Newswatch: So, what aspect of the story do you want to react to?

Ike: First, the description that there’s war in the family…


Newswatch: Are the family members not quarrelling?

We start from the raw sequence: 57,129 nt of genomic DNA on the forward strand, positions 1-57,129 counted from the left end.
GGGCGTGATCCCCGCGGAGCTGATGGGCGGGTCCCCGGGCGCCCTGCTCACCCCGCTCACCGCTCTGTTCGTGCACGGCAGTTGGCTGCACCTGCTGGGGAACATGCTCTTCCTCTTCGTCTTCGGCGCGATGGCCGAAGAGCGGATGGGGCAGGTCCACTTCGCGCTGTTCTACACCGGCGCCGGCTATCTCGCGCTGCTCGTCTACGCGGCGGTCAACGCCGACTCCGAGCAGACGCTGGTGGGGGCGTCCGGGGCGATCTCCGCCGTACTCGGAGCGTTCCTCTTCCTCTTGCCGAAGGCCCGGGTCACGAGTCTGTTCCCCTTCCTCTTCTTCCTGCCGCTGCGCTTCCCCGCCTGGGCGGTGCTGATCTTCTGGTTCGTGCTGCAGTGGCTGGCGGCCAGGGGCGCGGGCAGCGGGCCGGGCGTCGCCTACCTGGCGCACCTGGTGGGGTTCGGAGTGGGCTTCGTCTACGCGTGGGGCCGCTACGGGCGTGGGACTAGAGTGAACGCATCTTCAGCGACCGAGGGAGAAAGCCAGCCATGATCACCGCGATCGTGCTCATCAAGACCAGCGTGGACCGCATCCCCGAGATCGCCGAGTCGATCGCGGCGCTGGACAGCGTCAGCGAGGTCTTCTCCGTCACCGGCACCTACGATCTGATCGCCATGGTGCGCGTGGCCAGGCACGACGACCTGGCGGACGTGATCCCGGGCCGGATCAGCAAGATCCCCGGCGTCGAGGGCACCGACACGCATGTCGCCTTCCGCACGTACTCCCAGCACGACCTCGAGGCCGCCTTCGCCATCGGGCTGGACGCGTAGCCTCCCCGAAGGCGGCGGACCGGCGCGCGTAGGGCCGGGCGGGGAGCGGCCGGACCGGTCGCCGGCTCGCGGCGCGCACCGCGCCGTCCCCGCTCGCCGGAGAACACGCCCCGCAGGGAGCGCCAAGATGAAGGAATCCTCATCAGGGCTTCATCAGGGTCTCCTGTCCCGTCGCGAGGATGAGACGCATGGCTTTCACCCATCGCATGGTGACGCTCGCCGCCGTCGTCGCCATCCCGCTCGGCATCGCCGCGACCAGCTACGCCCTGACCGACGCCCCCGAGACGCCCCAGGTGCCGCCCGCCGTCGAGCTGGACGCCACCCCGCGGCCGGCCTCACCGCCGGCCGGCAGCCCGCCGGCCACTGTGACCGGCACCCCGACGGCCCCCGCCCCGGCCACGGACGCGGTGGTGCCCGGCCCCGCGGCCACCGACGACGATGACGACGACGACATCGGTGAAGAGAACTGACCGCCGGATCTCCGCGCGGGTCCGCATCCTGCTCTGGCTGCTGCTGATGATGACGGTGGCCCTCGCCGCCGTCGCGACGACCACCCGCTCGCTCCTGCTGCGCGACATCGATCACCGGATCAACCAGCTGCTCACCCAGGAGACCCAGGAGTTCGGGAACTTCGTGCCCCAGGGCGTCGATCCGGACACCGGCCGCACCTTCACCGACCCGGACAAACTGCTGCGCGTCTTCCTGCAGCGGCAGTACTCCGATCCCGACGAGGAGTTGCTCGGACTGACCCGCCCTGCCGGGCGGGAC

Ike: No, not at all.  I lived in Biafra as a young boy during the war and I still know what the air raids and the anti aircraft were like. So it’s not war. Number two, when you say war in Ojukwu’s family, it has to be established that the people at war are members of the family, first of all. Secondly, there are certain things that are said there, that are totally inaccurate, like when somebody tells you that this particular house belongs to an individual. I have a gazette from the federal government releasing the property that clearly states it belongs to Ojukwu  Transport Company. So, there are so many factually wrong information. There’s a question I saw in the interview where you said “is it true that your father tried to corner the property for himself” and the individual said, no, that it belongs to him. Not one of these properties belong to Emeka Ojukwu, my uncle. They belong to the company, Ojukwu Transport Company and the gazettes prove this and even he acknowledged that. Second, if I tell you that my grandfather had five wives, and I tell you their names and show you their pictures — of the ones I have, then it’s very clear. Then if I go on to tell you that my uncle said, on a certain date, and on another time… that he called a family meeting and said, if anything happens to me, this is my first son. And I mean senior members of the family. So that, if somebody grants you an interview and tells you he’s the first son, and you go along with it, it doesn’t do the man honour. Now, the idea is that certain things are private and, in Igbo custom, it’s not everything you come out to refute because you fall into two traps. One, if it’s somebody that’s worth ignoring, you elevate the person’s importance. Secondly, like they say, it may be a case of dirty linen being laundered in public. But these things need clarification. If somebody tells you that 13 Hawksworth belongs to Ike Ojukwu, then I will tell you no, it belongs to Ojukwu Transport Company. If somebody tells you that Chukwuemeka Odumegwu Ojukwu is the only son, or the only natural son of his father, then I will tell you that in Igboland, the only way you can be somebody’s son is either money was paid on your mother’s head, or you had called your Umunna (family kindred) and tell them that oh, when I was posted to Okitipupa, this is the son I had o, he has come back. That’s the only way. If you carry a DNA lab and you look exactly like the person and the person has never said that you are my son, in Nnewi, you are not the person’s son.